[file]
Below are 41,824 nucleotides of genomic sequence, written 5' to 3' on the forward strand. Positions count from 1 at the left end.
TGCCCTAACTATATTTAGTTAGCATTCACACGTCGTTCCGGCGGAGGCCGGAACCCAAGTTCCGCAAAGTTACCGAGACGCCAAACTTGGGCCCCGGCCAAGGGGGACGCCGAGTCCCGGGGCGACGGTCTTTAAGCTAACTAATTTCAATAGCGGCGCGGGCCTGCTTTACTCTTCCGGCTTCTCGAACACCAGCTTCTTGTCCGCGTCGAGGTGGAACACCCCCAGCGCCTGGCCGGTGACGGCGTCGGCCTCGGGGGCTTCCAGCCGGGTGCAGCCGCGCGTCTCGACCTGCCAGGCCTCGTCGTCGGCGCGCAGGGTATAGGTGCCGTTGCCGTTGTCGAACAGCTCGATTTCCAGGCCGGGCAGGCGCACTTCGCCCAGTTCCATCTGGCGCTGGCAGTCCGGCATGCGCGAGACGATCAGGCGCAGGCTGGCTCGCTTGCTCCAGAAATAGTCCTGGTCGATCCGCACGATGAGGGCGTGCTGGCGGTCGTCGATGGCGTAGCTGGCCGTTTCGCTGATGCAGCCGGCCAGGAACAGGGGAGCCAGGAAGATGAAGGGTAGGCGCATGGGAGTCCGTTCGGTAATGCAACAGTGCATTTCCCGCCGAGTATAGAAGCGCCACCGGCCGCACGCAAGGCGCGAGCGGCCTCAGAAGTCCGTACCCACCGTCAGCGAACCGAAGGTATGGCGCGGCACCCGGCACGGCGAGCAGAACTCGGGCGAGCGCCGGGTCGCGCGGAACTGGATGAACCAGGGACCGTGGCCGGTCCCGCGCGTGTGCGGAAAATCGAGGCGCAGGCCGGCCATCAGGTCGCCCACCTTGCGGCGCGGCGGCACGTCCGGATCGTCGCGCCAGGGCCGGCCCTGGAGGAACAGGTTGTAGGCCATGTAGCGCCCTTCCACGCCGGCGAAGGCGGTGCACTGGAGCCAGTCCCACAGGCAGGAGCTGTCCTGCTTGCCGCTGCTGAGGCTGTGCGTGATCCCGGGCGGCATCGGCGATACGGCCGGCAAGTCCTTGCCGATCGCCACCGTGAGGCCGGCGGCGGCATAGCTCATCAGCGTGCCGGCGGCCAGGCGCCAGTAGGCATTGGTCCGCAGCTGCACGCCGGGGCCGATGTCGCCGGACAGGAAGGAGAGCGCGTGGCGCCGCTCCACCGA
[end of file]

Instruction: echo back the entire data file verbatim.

Below are 41,824 nucleotides of genomic sequence, written 5' to 3' on the forward strand. Positions count from 1 at the left end.
TGCCCTAACTATATTTAGTTAGCATTCACACGTCGTTCCGGCGGAGGCCGGAACCCAAGTTCCGCAAAGTTACCGAGACGCCAAACTTGGGCCCCGGCCAAGGGGGACGCCGAGTCCCGGGGCGACGGTCTTTAAGCTAACTAATTTCAATAGCGGCGCGGGCCTGCTTTACTCTTCCGGCTTCTCGAACACCAGCTTCTTGTCCGCGTCGAGGTGGAACACCCCCAGCGCCTGGCCGGTGACGGCGTCGGCCTCGGGGGCTTCCAGCCGGGTGCAGCCGCGCGTCTCGACCTGCCAGGCCTCGTCGTCGGCGCGCAGGGTATAGGTGCCGTTGCCGTTGTCGAACAGCTCGATTTCCAGGCCGGGCAGGCGCACTTCGCCCAGTTCCATCTGGCGCTGGCAGTCCGGCATGCGCGAGACGATCAGGCGCAGGCTGGCTCGCTTGCTCCAGAAATAGTCCTGGTCGATCCGCACGATGAGGGCGTGCTGGCGGTCGTCGATGGCGTAGCTGGCCGTTTCGCTGATGCAGCCGGCCAGGAACAGGGGAGCCAGGAAGATGAAGGGTAGGCGCATGGGAGTCCGTTCGGTAATGCAACAGTGCATTTCCCGCCGAGTATAGAAGCGCCACCGGCCGCACGCAAGGCGCGAGCGGCCTCAGAAGTCCGTACCCACCGTCAGCGAACCGAAGGTATGGCGCGGCACCCGGCACGGCGAGCAGAACTCGGGCGAGCGCCGGGTCGCGCGGAACTGGATGAACCAGGGACCGTGGCCGGTCCCGCGCGTGTGCGGAAAATCGAGGCGCAGGCCGGCCATCAGGTCGCCCACCTTGCGGCGCGGCGGCACGTCCGGATCGTCGCGCCAGGGCCGGCCCTGGAGGAACAGGTTGTAGGCCATGTAGCGCCCTTCCACGCCGGCGAAGGCGGTGCACTGGAGCCAGTCCCACAGGCAGGAGCTGTCCTGCTTGCCGCTGCTGAGGCTGTGCGTGATCCCGGGCGGCATCGGCGATACGGCCGGCAAGTCCTTGCCGATCGCCACCGTGAGGCCGGCGGCGGCATAGCTCATCAGCGTGCCGGCGGCCAGGCGCCAGTAGGCATTGGTCCGCAGCTGCACGCCGGGGCCGATGTCGCCGGACAGGAAGGAGAGCGCGTGGCGCCGCTCCACCGA